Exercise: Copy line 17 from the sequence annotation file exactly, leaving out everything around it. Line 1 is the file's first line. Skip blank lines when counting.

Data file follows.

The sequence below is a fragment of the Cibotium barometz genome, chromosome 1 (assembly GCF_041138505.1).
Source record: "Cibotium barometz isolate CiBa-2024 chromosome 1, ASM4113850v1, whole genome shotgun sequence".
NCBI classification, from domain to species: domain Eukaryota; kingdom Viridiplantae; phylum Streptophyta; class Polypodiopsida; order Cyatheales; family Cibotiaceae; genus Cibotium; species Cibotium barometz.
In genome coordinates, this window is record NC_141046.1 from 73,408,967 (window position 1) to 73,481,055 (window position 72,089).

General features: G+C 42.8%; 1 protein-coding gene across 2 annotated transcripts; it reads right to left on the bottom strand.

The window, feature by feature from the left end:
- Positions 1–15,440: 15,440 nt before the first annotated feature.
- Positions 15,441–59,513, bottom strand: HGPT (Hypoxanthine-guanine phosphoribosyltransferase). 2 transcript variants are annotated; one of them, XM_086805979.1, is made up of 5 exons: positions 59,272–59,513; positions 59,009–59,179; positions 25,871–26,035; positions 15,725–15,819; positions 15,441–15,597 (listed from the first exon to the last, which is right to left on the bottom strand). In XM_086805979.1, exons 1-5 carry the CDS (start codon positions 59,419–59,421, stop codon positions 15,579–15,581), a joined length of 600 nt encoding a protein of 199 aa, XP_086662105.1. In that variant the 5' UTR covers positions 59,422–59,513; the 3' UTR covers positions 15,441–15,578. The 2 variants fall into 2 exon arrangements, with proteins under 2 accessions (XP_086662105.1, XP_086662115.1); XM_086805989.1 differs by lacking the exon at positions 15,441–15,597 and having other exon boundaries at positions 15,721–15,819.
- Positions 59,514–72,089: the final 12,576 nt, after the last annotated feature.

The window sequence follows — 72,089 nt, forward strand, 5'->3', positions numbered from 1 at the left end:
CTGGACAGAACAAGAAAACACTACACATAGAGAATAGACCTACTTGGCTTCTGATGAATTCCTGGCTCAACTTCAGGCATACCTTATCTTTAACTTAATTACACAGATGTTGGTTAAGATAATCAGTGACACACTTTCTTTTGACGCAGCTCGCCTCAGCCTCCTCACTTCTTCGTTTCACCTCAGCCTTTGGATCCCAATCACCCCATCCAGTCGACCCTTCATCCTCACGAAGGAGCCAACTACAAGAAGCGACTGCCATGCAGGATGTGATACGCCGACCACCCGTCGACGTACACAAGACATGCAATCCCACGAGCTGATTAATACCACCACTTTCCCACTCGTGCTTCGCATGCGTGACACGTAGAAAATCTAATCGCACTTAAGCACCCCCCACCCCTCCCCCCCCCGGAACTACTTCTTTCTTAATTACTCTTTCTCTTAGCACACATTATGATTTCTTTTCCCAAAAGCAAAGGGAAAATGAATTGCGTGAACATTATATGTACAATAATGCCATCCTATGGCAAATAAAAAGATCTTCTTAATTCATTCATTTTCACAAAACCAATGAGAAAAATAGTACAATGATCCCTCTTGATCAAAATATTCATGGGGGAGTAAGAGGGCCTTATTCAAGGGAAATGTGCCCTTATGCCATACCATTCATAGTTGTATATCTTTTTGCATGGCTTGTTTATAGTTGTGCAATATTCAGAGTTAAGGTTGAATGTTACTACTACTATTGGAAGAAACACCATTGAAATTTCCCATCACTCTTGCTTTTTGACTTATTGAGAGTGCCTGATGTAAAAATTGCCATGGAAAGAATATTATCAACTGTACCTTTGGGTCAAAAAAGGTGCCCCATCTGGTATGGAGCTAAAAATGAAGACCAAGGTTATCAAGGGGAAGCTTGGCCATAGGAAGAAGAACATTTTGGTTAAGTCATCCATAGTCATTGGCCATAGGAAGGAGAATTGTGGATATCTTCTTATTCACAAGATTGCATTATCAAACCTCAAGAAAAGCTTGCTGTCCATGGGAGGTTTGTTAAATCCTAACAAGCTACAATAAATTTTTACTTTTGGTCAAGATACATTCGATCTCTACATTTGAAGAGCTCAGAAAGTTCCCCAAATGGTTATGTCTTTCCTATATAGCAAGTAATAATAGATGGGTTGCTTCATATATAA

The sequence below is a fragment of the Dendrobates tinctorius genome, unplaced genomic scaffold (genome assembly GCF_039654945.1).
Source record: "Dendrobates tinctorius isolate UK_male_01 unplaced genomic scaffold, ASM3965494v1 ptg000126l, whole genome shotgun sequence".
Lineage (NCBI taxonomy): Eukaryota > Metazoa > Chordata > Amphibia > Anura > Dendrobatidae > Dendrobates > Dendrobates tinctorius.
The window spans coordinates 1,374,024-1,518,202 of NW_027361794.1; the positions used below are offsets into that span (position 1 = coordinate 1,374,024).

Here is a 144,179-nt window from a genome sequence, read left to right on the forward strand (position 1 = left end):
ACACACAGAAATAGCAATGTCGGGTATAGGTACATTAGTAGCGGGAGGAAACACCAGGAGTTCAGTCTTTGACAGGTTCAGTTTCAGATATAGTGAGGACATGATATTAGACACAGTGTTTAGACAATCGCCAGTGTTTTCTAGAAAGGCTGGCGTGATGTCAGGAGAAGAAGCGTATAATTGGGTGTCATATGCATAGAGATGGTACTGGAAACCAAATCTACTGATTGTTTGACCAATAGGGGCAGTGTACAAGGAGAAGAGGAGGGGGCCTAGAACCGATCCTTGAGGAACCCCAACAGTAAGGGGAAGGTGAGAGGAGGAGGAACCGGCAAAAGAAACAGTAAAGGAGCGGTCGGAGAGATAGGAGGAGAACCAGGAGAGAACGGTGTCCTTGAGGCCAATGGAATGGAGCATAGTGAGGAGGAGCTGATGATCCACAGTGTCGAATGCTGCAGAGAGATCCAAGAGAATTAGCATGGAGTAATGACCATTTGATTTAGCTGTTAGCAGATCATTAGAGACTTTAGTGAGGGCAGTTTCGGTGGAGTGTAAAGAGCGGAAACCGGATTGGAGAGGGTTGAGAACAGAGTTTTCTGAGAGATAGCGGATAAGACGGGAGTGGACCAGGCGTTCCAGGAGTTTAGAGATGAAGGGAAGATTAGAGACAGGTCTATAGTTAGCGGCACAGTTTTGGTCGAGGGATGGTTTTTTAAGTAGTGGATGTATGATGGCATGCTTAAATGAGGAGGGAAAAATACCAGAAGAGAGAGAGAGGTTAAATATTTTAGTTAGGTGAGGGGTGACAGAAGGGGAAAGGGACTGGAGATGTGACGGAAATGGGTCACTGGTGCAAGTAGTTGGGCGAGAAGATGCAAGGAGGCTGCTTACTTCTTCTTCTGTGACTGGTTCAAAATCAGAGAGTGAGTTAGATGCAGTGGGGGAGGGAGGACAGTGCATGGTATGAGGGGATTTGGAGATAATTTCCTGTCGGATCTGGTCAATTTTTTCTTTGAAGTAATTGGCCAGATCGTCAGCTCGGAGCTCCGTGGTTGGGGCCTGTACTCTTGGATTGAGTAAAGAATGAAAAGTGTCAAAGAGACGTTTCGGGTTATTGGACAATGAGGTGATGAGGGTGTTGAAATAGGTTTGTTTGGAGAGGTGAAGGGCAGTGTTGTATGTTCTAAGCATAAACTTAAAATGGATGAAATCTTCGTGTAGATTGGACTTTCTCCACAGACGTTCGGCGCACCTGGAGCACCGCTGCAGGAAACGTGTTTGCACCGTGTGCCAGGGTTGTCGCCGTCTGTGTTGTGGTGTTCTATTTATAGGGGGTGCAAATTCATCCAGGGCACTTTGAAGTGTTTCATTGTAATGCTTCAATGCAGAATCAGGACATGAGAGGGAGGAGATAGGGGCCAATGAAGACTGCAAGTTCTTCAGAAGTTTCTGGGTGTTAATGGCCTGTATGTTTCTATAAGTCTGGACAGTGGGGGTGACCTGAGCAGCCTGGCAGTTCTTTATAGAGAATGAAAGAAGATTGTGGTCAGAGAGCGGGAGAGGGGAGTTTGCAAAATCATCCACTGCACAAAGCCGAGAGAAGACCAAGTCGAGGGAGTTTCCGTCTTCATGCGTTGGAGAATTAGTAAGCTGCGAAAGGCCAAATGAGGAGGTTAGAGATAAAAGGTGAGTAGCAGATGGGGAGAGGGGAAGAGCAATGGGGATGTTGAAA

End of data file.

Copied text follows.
ACACACAGAAATAGCAATGTCGGGTATAGGTACATTAGTAGCGGGAGGAAACACCAGGAGTTCAGTCTTTGACAGGTTCAGTTTCAGATATAGTGAGGACATGATATTAGACACAGTGTTTAGACAATCGCCAGTGTTTTCTAGAAAGGCTGGCGTGATGTCAGGAGAAGAAGCGTATAATTGGGTGTCATATGCATAGAGATGGTACTGGAAACCAAATCTACTGATTGTTTGACCAATAGGGGCAGTGTACAAGGAGAAGAGGAGGGGGCCTAGAACCGATCCTTGAGGAACCCCAACAGTAAGGGGAAGGTGAGAGGAGGAGGAACCGGCAAAAGAAACAGTAAAGGAGCGGTCGGAGAGATAGGAGGAGAACCAGGAGAGAACGGTGTCCTTGAGGCCAATGGAATGGAGCATAGTGAGGAGGAGCTGATGATCCACAGTGTCGAATGCTGCAGAGAGATCCAAGAGAATTAGCATGGAGTAATGACCATTTGATTTAGCTGTTAGCAGATCATTAGAGACTTTAGTGAGGGCAGTTTCGGTGGAGTGTAAAGAGCGGAAACCGGATTGGAGAGGGTTGAGAACAGAGTTTTCTGAGAGATAGCGGATAAGACGGGAGTGGACCAGGCGTTCCAGGAGTTTAGAGATGAAGGGAAGATTAGAGACAGGTCTATAGTTAGCGGCACAGTTTTGGTCGAGGGATGGTTTTTTAAGTAGTGGATGTATGATGGCATGCTTAAATGAGGAGGGAAAAATACCAGAAGAGAGAGAGAGGTTAAATATTTTAGTTAGGTGAGGGGTGACAGAAGGGGAAAGGGACTGGAGATGTGACGGAAATGGGTCACTGGTGCAAGTAGTTGGGCGAGAAGATGCAAGGAGGCTGCTTACTTCTTCTTCTGTGACTGGTTCAAAATCAGAGAGTGAGTTAGATGCAGTGGGGGAGGGAGGACAGTGCATGGTATGAGGGGATTTGGAGATAATTTCCTGTCGGATCTGGTCAATTTTTTCTTTGAAGTAATTGGCCAGATCGTCAGCTCGGAGCTCCGTGGTTGGGGCCTGTACTCTTGGATTGAGTAAAGAATGAAAAGTGTCAAAGAGACGTTTCGGGTTATTGGACAATGAGGTGATGAGGGTGTTGAAATAGGTTTGTTTGGAGAGGTGAAGGGCAGTGTTGTATGTTCTAAGCATAAACTTAAAATGGATGAAATCTTCGTGTAGATTGGACTTTCTCCACAGACGTTCGGCGCACCTGGAGCACCGCTGCAGGAAACGTGTTTGCACCGTGTGCCAGGGTTGTCGCCGTCTGTGTTGTGGTGTTCTATTTATAGGGGGTGCAAATTCATCCAGGGCACTTTGAAGTGTTTCATTGTAATGCTTCAATGCAGAATCAGGACATGAGAGGGAGGAGATAGGGGCCAATGAAGACTGCAAGTTCTTCAGAAGTTTCTGGGTGTTAATGGCCTGTATGTTTCTATAAGTCTGGACAGTGGGGGTGACCTGAGCAGCCTGGCAGTTCTTTATAGAGAATGAAAGAAGATTGTGGTCAGAGAGCGGGAGAGGGGAGTTTGCAAAATCATCCACTGCACAAAGCCGAGAGAAGACCAAGTCGAGGGAGTTTCCGTCTTCATGCGTTGGAGAATTAGTAAGCTGCGAAAGGCCAAATGAGGAGGTTAGAGATAAAAGGTGAGTAGCAGATGGGGAGAGGGGAAGAGCAATGGGGATGTTGAAA